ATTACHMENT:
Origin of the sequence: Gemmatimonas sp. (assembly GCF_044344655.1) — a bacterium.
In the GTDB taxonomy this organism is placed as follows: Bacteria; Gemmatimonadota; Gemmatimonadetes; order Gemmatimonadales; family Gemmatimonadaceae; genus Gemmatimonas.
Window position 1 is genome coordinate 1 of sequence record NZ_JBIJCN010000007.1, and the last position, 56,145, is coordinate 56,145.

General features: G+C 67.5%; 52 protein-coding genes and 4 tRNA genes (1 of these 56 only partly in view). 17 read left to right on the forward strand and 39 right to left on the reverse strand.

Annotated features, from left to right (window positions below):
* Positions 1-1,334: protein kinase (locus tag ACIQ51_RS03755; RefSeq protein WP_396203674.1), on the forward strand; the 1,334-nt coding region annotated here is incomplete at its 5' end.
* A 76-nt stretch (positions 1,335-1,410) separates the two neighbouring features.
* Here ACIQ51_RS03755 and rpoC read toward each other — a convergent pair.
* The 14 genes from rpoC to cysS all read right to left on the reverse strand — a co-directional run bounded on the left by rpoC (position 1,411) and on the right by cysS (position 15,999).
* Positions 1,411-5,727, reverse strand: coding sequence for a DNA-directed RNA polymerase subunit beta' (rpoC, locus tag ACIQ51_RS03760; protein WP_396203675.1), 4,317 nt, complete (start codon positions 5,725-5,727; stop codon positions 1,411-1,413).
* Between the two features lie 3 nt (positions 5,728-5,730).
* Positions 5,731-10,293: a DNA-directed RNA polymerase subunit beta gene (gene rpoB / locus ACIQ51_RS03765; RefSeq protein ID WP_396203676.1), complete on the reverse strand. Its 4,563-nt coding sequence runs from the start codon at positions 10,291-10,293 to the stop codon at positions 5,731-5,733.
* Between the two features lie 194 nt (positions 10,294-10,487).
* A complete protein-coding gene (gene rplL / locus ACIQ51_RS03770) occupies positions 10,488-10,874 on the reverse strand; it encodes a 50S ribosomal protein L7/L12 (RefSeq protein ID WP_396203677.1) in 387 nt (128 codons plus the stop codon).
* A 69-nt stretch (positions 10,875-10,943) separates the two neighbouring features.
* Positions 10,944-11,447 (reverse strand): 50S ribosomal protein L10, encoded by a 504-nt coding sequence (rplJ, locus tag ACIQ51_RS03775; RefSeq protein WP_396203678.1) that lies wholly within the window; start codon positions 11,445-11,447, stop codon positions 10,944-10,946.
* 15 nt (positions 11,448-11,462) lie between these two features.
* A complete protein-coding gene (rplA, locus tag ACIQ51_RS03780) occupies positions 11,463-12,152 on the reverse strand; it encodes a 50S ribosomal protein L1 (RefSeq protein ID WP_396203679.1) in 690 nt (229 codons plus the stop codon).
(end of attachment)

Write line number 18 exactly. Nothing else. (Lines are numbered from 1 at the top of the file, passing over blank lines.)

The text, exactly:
* A complete protein-coding gene (rplA, locus tag ACIQ51_RS03780) occupies positions 11,463-12,152 on the reverse strand; it encodes a 50S ribosomal protein L1 (RefSeq protein ID WP_396203679.1) in 690 nt (229 codons plus the stop codon).